Chinese Privet/Ligustrum lucidumCrystal Calhoun
What is it? The Chinese Privet is a poisonous medicinal plant used for over 2,000 years in ancient Chinese Medicine. And although the plant can be toxic if taken in large amounts, in small amounts this bush is extremely helpful in aiding vision, kidney problems, and even insomnia. Please consult a professional before trying this plant as it has many close look-a-likes which are not medicinal!
Where to find it? The Chinese Privet is becoming an invasive species, and can be found growing throughout Oklahoma’s mountainous regions, Texas, Asia, China, and many other locations across America. It prefers roadsides and other moist locations like river valleys, hills, and even mountains with many lakes and streams. This bush also does extremely well in woods with shade, no, shade, or partial shade.
What to eat? There are many ways you can use the berries, but the rest of the plant is considered toxic, and shouldn’t be used unless you are in a starving situation. The young shoots can be used as a famine food, but in large quantities, this plant is toxic, including the berries! Use in small amounts for safest results!
When to find it? You can find this ever-green bush year-round. The flowers come during early spring or mid-spring. The fruit takes several months to form, but lasts for many more months well into winter. This also depends on your locations and the type of Privet you have. Please do much research into the variety of Privet you have as some are completely different than others.
What does it look like? The Chinese Privet is an ever-green bush, but as it grows larger and bigger, it will eventually resemble a tree! The bark on the bush is usually smooth, unless it is an older plant, with a light brownish grey hue to it. It is recognized easily with the bluish spots all over the bush. The flowers are small, white, and simple with four petals. They grow in large clusters all around the bush, but the ones I grew up with were bare and quite unhealthy bushes so there weren’t that many flowers. The berries that come after the flowers are very tiny, blue, and in the same place as the flowers were. During the winter they usually fall to the ground or shrivel up.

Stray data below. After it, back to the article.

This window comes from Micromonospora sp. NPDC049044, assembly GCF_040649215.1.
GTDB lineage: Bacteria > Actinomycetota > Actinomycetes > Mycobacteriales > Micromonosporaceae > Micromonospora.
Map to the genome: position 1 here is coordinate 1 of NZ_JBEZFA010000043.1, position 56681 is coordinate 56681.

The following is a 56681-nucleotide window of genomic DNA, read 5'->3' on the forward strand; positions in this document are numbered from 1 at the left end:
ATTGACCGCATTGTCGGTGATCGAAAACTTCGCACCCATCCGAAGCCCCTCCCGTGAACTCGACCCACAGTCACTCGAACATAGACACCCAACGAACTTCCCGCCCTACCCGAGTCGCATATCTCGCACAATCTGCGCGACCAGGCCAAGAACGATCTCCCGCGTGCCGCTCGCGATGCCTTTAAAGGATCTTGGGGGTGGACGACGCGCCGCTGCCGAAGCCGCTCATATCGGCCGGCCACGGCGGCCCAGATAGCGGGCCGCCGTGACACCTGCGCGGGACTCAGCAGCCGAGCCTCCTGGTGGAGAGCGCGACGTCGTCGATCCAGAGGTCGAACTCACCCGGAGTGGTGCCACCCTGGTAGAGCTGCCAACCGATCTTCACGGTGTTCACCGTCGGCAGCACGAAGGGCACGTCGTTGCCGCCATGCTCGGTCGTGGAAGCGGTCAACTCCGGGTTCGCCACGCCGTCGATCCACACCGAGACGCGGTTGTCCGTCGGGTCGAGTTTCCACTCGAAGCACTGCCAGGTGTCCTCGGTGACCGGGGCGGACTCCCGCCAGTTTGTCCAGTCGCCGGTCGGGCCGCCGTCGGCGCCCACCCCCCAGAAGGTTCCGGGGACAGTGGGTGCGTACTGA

How to enjoy it? As I already stated above, the young shoots can be eaten as a famine food. However in large quantities, both the young shoots and the berries are toxic! Again, consult a professional for safety measures. The fruit has been tested and confirmed to be antiseptic, diuretic, antibacterial, tonic, antitumour, and cardiotonic. The fruit has been used to treat many problems such as respiratory tract infections, preventing bone marrow loss for cancer patients, increasing white blood cells, cataracts, blurred vision, weak kidneys, backaches, insomnia, and even Parkinson’s disease. The fruit also has the potential to treat AIDS, and many other diseases. You can dry the fruit, or use fresh went ground and turned into a powder. Add to teas in small amounts, and research tea recipes for the best combinations for helping specific ailments.